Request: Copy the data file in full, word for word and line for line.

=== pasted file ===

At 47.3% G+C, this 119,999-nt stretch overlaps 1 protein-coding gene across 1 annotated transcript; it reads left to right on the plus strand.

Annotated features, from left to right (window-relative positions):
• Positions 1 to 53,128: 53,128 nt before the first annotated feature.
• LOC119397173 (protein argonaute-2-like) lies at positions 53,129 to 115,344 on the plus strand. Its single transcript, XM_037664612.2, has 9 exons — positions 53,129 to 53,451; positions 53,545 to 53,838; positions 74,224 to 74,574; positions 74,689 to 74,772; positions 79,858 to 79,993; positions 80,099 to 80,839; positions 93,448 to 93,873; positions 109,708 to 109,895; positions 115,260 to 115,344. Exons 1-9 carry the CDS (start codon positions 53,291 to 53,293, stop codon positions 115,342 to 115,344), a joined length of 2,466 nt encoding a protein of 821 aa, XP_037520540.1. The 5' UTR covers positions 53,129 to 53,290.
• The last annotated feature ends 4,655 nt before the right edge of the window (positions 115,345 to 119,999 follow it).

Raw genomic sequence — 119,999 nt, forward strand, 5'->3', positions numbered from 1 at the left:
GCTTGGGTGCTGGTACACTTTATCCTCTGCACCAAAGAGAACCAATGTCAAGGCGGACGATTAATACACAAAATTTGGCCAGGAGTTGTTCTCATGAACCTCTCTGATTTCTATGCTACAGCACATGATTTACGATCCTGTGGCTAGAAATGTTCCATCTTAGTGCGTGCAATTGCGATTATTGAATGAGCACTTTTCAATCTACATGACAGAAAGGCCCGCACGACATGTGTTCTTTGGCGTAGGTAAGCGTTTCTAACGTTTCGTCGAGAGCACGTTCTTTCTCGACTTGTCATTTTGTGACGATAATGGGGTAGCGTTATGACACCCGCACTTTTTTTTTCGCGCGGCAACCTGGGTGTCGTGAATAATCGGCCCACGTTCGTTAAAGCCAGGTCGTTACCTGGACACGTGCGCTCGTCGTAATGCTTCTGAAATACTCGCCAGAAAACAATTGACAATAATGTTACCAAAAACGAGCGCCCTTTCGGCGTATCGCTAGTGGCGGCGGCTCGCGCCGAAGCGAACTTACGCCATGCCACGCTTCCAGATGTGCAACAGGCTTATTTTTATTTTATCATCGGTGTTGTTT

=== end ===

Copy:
At 47.3% G+C, this 119,999-nt stretch overlaps 1 protein-coding gene across 1 annotated transcript; it reads left to right on the plus strand.

Annotated features, from left to right (window-relative positions):
• Positions 1 to 53,128: 53,128 nt before the first annotated feature.
• LOC119397173 (protein argonaute-2-like) lies at positions 53,129 to 115,344 on the plus strand. Its single transcript, XM_037664612.2, has 9 exons — positions 53,129 to 53,451; positions 53,545 to 53,838; positions 74,224 to 74,574; positions 74,689 to 74,772; positions 79,858 to 79,993; positions 80,099 to 80,839; positions 93,448 to 93,873; positions 109,708 to 109,895; positions 115,260 to 115,344. Exons 1-9 carry the CDS (start codon positions 53,291 to 53,293, stop codon positions 115,342 to 115,344), a joined length of 2,466 nt encoding a protein of 821 aa, XP_037520540.1. The 5' UTR covers positions 53,129 to 53,290.
• The last annotated feature ends 4,655 nt before the right edge of the window (positions 115,345 to 119,999 follow it).

Raw genomic sequence — 119,999 nt, forward strand, 5'->3', positions numbered from 1 at the left:
GCTTGGGTGCTGGTACACTTTATCCTCTGCACCAAAGAGAACCAATGTCAAGGCGGACGATTAATACACAAAATTTGGCCAGGAGTTGTTCTCATGAACCTCTCTGATTTCTATGCTACAGCACATGATTTACGATCCTGTGGCTAGAAATGTTCCATCTTAGTGCGTGCAATTGCGATTATTGAATGAGCACTTTTCAATCTACATGACAGAAAGGCCCGCACGACATGTGTTCTTTGGCGTAGGTAAGCGTTTCTAACGTTTCGTCGAGAGCACGTTCTTTCTCGACTTGTCATTTTGTGACGATAATGGGGTAGCGTTATGACACCCGCACTTTTTTTTTCGCGCGGCAACCTGGGTGTCGTGAATAATCGGCCCACGTTCGTTAAAGCCAGGTCGTTACCTGGACACGTGCGCTCGTCGTAATGCTTCTGAAATACTCGCCAGAAAACAATTGACAATAATGTTACCAAAAACGAGCGCCCTTTCGGCGTATCGCTAGTGGCGGCGGCTCGCGCCGAAGCGAACTTACGCCATGCCACGCTTCCAGATGTGCAACAGGCTTATTTTTATTTTATCATCGGTGTTGTTT